[amsat-bb] Re: Path to HEO

Nick Pugh quadpugh at bellsouth.net
Mon Apr 29 02:03:24 PDT 2013

Hi James et all

Thanks for the very nice comments. Here are some additional thoughts
	1. The Van Allen belt radiation might be our toughest challenge so
let think about an orbit 16000 KM
	2. IF we were to put 3 sat up this would give us nice coverage and
longer operating time
	3. There are flight heritage reaction wheels that consume < 2 watts
	4. We a little luck we can start from 600 KM orbit
	5. If we are really clever we might have a sat to sat relay to
extend time and range  coverage.


-----Original Message-----
From: James Duffey [mailto:jamesduffey at comcast.net] 
Sent: Sunday, April 28, 2013 10:35 PM
To: Franklin Antonio
Cc: James Duffey; Nick Pugh; Amsat-bb at amsat.org
Subject: Re: [amsat-bb] Re: Path to HEO

Well I did a rough back of the envelope calculation for the time required to
accumulate the energy necessary to get from LEO to HEO, but there are a lot
of details that still need to be calculated. And the devil is in the
details. But this will get things started

The difference in orbital energy between a LEO and GEO is about 25 MJ/kg.
So, for a 10 kg nano sat, we would need to supply at least 250 MJ. Now I
suspect that when all is said and done, it cannot be done for that, but I
haven't done any detailed orbital transfer calculations. 

OK, suppose we have Nick's 50 Watt solar panel, and lets also say that
initially half of that power can be put into propulsion, the other half
being needed for navigation, housekeeping, comm, and telemetry. You could
probably get away with more for propulsion. 

So say we need to generate at least 250,000,000 (it is probably more) Joules
of energy to get from LEO to HEO. The solar panel can supply 25 Watts or 25
Joules per second. so it will take 10,000,000 seconds to generate the 250MJ

Now the satellite is only illuminated for roughly half an orbit, so we need
to double the time to 20,000,000 seconds on orbit. Now there 31,536,000
seconds in a year, so it would take 231 days to accumulate the minimum
amount of energy to get to GEO.

Well, I neglected inefficiencies in the system, such as the ability of the
ion-thruster to convert electricity into thrust and how efficiently the
batteries or capacitors can be charged and store energy. I also ignored the
drag at lower latitudes, which may be considerable. I suppose that one could
only operate the thrusters while the spacecraft is illuminated and that
would eliminate the storage problem. Say the whole system is 50% efficient,
and I am guessing here, that would make it 462 days, or 15 months.  

I suppose that whether or not that is a long time, depends on your point of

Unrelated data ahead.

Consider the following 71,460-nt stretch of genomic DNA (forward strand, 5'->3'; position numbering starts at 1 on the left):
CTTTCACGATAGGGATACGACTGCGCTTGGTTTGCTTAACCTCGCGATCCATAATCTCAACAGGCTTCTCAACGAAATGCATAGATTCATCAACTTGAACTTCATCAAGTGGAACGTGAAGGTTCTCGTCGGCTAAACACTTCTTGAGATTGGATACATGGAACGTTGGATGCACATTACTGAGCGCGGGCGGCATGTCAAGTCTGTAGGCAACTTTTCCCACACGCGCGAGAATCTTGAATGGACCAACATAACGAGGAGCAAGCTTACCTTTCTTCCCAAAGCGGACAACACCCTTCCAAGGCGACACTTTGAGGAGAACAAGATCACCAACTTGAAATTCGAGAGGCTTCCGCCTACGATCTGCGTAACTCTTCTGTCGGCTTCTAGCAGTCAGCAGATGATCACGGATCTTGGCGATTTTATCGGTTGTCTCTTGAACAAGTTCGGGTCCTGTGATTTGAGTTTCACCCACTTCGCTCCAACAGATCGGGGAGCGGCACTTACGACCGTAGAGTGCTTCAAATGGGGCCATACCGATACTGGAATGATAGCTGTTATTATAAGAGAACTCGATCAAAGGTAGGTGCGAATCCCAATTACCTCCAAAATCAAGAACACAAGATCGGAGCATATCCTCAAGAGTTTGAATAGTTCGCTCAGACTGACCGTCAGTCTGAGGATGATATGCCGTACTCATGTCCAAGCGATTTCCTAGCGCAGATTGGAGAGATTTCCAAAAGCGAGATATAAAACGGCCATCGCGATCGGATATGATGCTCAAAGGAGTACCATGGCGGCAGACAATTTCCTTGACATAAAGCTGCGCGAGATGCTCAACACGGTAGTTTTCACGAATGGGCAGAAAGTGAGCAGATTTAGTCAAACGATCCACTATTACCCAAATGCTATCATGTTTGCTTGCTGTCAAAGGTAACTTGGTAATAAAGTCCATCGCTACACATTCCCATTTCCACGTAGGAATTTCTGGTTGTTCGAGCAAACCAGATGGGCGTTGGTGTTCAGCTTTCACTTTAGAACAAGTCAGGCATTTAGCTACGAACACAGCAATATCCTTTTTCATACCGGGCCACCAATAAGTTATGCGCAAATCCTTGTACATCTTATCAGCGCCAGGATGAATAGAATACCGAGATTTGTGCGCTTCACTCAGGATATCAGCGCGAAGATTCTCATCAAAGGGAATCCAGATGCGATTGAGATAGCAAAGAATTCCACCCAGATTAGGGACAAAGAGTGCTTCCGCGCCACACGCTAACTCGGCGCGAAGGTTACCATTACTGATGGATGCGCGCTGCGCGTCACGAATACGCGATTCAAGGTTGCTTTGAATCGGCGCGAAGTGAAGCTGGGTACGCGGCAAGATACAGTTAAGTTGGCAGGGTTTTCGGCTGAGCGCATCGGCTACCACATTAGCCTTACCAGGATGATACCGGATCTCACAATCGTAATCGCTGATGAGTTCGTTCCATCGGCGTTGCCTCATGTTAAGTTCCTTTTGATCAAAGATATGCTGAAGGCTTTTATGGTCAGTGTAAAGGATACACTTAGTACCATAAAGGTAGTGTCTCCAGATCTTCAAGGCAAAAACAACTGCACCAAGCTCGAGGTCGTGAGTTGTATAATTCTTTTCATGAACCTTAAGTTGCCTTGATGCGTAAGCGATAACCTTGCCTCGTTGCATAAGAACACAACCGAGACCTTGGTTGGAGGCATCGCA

view. I'll bet if the transfer burn strategy is calculated it gets even
worse. Things seldom get better. You can't do a simple Hohmann transfer, but
would need to do multiple burns, or a continuous burn over the illuminated
part of the orbit. I suppose that would produce an orbit that is not really
circular at any given time but it might all average out over all the burns.
A constant burn may be more efficient in terms of energy use that a Hohmann;
I don't remember. I do remember that one wants to burn at apogee to get the
biggest bang for the buck, and I suspect that the illuminated portion of the
orbit is not always at apogee, so the energy will not be used efficiently.

Now a GEO orbit, while a desirable goal, is not necessarily what is needed
for amateur radio communication. Something short of GEO, and even elliptical
would still be useful and only require repointing of the antenna from day to
day, and perhaps hour to hour at Apogee. Orbits significantly higher than
LEO, but lower than GEO are also very useful. Compare for example the
available time per pass between ISS and AO-7, and for that matter the RS10,
11, 12 and 13 birds. 

One would need to plan how to go through the Van Allen belts, as with such a
slow burn one would spend a lot of time where the radiation is high. 

All of this is not meant to be a rigorous calculation, but rather just an
indication of whether it is reasonable, and if it is worth pursuing further.
It does to seem to be within the realm of possibly, and probably should be
pursued further, at least until a real show stopper shows up. - Duffey KK6MC


James Duffey
Cedar Crest NM

On Apr 28, 2013, at 3:34 PM, Franklin Antonio <antonio at qti.qualcomm.com>

> At 11:14 AM 4/28/2013, Nick Pugh wrote:
>> I have just returned from a satellite conference and I think new 
>> technology will now give us a path to HEO.
> I've thought for a long time that ion engines (small thrust pushing for a
long time, powered by electricity) could be of great value to us.
> Has anyone done the calculation to see how long it would take to go from
LEO to HEO with an achievable ion engine?  This seems like the first thing
to calculate.  If it takes less than 1 year, it seems worth serious
> There are many other hurdles, of course, such as attitude control (keeping
solar panels pointed at the sun while at the same time keeping engine
pointed in the direction we want thrust, over a long period of time).  The
schemes and compromises for these issues can be worked if the basic thrust
math works out.
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